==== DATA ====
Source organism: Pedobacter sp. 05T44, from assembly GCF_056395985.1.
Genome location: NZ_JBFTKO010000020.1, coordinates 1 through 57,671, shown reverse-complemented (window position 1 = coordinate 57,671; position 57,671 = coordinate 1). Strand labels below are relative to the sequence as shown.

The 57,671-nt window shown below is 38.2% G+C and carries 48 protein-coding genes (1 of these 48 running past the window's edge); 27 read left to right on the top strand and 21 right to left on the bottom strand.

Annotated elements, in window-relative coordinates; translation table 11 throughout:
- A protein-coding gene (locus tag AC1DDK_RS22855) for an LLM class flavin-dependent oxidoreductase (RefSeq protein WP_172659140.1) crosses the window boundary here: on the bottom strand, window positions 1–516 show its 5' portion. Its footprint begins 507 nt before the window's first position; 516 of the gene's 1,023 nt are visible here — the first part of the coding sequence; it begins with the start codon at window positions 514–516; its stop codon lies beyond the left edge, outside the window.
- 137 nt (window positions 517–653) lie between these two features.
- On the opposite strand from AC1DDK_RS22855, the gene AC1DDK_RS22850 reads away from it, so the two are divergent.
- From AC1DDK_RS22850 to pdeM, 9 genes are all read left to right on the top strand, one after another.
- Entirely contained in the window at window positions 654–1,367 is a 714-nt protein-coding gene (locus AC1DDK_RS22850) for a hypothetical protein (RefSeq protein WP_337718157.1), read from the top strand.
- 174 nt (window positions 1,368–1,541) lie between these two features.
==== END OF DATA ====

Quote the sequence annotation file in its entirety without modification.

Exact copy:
Source organism: Pedobacter sp. 05T44, from assembly GCF_056395985.1.
Genome location: NZ_JBFTKO010000020.1, coordinates 1 through 57,671, shown reverse-complemented (window position 1 = coordinate 57,671; position 57,671 = coordinate 1). Strand labels below are relative to the sequence as shown.

The 57,671-nt window shown below is 38.2% G+C and carries 48 protein-coding genes (1 of these 48 running past the window's edge); 27 read left to right on the top strand and 21 right to left on the bottom strand.

Annotated elements, in window-relative coordinates; translation table 11 throughout:
- A protein-coding gene (locus tag AC1DDK_RS22855) for an LLM class flavin-dependent oxidoreductase (RefSeq protein WP_172659140.1) crosses the window boundary here: on the bottom strand, window positions 1–516 show its 5' portion. Its footprint begins 507 nt before the window's first position; 516 of the gene's 1,023 nt are visible here — the first part of the coding sequence; it begins with the start codon at window positions 514–516; its stop codon lies beyond the left edge, outside the window.
- 137 nt (window positions 517–653) lie between these two features.
- On the opposite strand from AC1DDK_RS22855, the gene AC1DDK_RS22850 reads away from it, so the two are divergent.
- From AC1DDK_RS22850 to pdeM, 9 genes are all read left to right on the top strand, one after another.
- Entirely contained in the window at window positions 654–1,367 is a 714-nt protein-coding gene (locus AC1DDK_RS22850) for a hypothetical protein (RefSeq protein WP_337718157.1), read from the top strand.
- 174 nt (window positions 1,368–1,541) lie between these two features.